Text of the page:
Last modified on 2 April 2015, at 00:01

nap

See also: Nap and NAP

EnglishEdit

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Wikipedia

PronunciationEdit

Etymology 1Edit

From Middle English nappen, from Old English hnappian (to doze, slumber, sleep), from Proto-Germanic *hnappōną (to nap). Cognate with Old High German hnaffezan, hnaffezzan (> Middle High German nafzen (to slumber) > German dialectal napfezen, nafzen (to nod, slumber, nap)).

NounEdit

nap (plural naps)

  1. A short period of sleep, especially one during the day
SynonymsEdit
Derived termsEdit
See alsoEdit

See Appendix:Collocations of do, have, make, and take for collocations of nap

TranslationsEdit

VerbEdit

nap (third-person singular simple present naps, present participle napping, simple past and past participle napped)

  1. to have a nap; to sleep for a short period of time, especially during the day
  2. to be off one's guard
    • Hudibras
      I took thee napping, unprepared.
    The regulators were caught napping by the financial collapse.
Derived termsEdit
TranslationsEdit
SynonymsEdit

Etymology 2Edit

From Middle English nappe, from Middle Dutch

NounEdit

nap (uncountable)

  1. A soft or fuzzy surface on fabric or leather.
    • 1591, King Henry VI part II, by William Shakespeare
      I tell thee, Jack Cade the clothier means to dress the commonwealth, and turn it, and set a new nap upon it.
    • 1851, Herman Melville, Moby Dick, chapter 16
      On his long, gaunt body, he carried no spare flesh, no superfluous beard, his chin having a soft, economical nap to it, like the worn nap of his broad-brimmed hat.
    • 1939, Raymond Chandler, The Big Sleep, Penguin 2011, p. 37:
      There were low bookshelves, there was a thick pinkish Chinese rug in which a gopher could have spent a week without showing his nose above the nap.
TranslationsEdit

VerbEdit

nap (third-person singular simple present naps, present participle napping, simple past and past participle napped)

  1. to form or raise a soft or fuzzy surface on (fabric or leather)

Etymology 3Edit

  • From the name of the French emperor Napoleon I of France (Bonaparte)

NounEdit

nap (plural naps)

  1. (UK) A type of bet in British horse racing, based on the experts' best tips
  2. (uncountable, card games) A card game in which players take tricks; properly Napoleon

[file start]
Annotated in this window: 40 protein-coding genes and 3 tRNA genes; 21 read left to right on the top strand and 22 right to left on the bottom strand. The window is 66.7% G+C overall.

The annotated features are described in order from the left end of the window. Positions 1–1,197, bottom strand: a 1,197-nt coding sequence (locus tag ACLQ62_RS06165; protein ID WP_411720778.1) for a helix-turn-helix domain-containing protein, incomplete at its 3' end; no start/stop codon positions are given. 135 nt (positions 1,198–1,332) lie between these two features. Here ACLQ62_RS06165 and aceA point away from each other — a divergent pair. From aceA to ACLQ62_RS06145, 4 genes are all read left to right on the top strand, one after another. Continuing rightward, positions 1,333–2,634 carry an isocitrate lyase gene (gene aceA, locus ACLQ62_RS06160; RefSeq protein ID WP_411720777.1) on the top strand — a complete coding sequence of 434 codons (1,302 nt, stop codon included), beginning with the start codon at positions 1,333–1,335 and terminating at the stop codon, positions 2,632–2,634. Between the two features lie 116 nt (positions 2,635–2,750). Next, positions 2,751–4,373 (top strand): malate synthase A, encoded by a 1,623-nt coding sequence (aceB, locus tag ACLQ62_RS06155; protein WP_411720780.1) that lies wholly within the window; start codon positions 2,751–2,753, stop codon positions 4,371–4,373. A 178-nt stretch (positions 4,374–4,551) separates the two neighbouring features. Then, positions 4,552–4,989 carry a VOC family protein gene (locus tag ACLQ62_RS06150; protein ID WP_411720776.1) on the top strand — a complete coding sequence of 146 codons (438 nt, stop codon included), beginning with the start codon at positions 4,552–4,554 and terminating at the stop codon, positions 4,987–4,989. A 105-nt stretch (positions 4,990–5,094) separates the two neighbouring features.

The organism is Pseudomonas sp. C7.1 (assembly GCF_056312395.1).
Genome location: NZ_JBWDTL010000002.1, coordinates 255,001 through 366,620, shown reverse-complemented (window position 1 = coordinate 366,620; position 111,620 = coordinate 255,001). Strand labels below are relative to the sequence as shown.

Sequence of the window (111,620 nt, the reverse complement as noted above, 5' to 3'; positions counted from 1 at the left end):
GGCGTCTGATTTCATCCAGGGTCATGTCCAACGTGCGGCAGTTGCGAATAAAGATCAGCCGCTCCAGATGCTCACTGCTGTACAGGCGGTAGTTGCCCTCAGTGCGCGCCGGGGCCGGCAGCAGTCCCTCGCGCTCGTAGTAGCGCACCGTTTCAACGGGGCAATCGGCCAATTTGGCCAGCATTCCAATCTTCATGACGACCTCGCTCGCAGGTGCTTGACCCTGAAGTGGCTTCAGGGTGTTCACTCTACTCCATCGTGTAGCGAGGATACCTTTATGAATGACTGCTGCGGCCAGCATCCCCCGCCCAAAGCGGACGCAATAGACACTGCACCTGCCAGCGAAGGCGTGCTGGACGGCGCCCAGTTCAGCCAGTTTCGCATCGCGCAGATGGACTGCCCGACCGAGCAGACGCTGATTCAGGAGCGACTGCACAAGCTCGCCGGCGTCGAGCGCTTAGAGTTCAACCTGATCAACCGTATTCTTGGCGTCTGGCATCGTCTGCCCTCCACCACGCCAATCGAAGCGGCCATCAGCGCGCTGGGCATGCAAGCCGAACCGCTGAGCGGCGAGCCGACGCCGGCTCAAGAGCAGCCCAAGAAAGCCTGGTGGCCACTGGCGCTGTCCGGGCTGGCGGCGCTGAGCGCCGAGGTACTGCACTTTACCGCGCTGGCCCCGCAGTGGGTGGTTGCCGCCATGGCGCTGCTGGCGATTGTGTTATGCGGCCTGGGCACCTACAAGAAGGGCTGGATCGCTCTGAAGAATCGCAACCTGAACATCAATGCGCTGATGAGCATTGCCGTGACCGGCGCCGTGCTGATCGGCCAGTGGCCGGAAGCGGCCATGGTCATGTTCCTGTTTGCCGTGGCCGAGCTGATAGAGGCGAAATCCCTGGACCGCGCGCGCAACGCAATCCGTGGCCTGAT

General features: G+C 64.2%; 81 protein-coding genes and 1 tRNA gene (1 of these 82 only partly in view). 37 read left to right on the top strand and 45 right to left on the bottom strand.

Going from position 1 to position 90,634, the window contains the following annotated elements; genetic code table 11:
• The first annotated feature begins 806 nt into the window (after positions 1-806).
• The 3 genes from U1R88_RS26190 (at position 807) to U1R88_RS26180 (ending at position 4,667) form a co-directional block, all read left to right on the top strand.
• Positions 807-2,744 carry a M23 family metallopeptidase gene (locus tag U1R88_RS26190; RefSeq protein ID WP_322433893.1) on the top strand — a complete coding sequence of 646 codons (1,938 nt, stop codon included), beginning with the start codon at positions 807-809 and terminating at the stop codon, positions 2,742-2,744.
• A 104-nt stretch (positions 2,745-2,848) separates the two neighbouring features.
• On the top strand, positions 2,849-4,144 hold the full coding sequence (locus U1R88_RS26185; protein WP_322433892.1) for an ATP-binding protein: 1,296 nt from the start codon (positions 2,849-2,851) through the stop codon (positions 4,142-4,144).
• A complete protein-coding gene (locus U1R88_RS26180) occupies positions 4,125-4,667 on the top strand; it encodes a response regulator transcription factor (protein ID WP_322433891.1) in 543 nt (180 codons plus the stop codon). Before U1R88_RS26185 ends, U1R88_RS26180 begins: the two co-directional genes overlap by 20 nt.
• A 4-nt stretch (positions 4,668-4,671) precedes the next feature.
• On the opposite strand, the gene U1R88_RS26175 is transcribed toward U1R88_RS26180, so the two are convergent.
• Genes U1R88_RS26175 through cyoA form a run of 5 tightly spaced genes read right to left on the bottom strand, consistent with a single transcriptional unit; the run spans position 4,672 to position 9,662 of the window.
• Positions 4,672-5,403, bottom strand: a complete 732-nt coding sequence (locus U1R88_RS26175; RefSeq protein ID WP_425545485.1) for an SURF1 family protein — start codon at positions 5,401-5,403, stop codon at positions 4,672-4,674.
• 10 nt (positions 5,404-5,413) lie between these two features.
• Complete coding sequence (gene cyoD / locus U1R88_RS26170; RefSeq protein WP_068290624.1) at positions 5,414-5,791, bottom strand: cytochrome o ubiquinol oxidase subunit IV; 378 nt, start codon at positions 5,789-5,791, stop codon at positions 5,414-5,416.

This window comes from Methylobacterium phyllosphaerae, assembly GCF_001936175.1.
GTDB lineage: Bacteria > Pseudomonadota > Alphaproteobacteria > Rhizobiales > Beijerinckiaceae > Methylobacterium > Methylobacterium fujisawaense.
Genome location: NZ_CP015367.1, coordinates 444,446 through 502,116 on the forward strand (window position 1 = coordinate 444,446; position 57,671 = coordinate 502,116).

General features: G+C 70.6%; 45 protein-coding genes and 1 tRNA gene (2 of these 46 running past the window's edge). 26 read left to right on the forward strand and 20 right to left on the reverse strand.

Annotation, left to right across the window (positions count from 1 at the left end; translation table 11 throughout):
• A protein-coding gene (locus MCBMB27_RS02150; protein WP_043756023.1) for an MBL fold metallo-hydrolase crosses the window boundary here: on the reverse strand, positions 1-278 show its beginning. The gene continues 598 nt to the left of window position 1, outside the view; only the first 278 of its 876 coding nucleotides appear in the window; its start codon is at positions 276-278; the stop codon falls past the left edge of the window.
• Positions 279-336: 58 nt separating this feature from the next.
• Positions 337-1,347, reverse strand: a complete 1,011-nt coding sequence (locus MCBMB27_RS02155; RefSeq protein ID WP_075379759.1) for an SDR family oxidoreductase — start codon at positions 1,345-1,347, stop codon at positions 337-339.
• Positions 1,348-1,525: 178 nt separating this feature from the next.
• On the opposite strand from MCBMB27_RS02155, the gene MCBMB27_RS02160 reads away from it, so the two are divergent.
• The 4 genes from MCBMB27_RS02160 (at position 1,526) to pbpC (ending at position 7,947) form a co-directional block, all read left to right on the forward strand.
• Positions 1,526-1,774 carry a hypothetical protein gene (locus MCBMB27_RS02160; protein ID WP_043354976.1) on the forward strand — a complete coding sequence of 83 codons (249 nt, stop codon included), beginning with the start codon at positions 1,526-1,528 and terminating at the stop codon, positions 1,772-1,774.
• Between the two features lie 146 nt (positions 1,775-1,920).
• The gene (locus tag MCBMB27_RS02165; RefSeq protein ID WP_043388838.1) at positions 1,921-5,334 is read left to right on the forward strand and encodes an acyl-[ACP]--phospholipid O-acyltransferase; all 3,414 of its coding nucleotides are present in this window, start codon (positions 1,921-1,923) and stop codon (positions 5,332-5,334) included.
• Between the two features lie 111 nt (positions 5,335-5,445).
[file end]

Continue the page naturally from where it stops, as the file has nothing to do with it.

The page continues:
3. A bid to take five tricks in the card game Napoleon.
Derived termsEdit
TranslationsEdit

Etymology 4Edit

Possibly of North Germanic origin, cognate with nab, see Swedish nappa (to pinch).

VerbEdit

nap (third-person singular simple present naps, present participle napping, simple past and past participle napped)

  1. (obsolete) to grab; to nab
Derived termsEdit

Etymology 5Edit

From French napper, from nappe (nape).

VerbEdit

nap (third-person singular simple present naps, present participle napping, simple past and past participle napped)

  1. (cooking) To cover (something) with a sauce (usually in passive)
    • 2006, Wayne Gisslen, Mary Ellen Griffin, Professional Cooking for Canadian Chefs‎:
      Vanilla ice cream topped with a poached or canned pear half, napped with chocolate sauce, and garnished with toasted sliced almonds.

AnagramsEdit


CatalanEdit

EtymologyEdit

From Latin napus.

PronunciationEdit

NounEdit

nap m (plural naps)

  1. turnip, Brassica rapa

DutchEdit

EtymologyEdit

From Middle Dutch nap, from Old Dutch nap, from Proto-Germanic *hnappaz.

PronunciationEdit

NounEdit

nap m (plural nappen, diminutive napje n)

  1. drinking cup

Derived termsEdit

AnagramsEdit


HungarianEdit

EtymologyEdit

Of unknown origin.

PronunciationEdit

NounEdit

nap (plural napok)

  1. day
    Egy hét 7 napból áll. - A week consists of 7 days.
  2. sun (also written Nap in astronomical context)
    Süt a nap. - The sun is shining.

DeclensionEdit

Derived termsEdit

Compound words
Expressions

OccitanEdit

EtymologyEdit

Latin napus

NounEdit

nap m (plural naps)

  1. turnip Brassica rapa

RomanianEdit

EtymologyEdit

From Latin nāpus.

NounEdit

nap m (plural napi)

  1. turnip or swede (Brassica napus)
  2. carrot

DeclensionEdit

See alsoEdit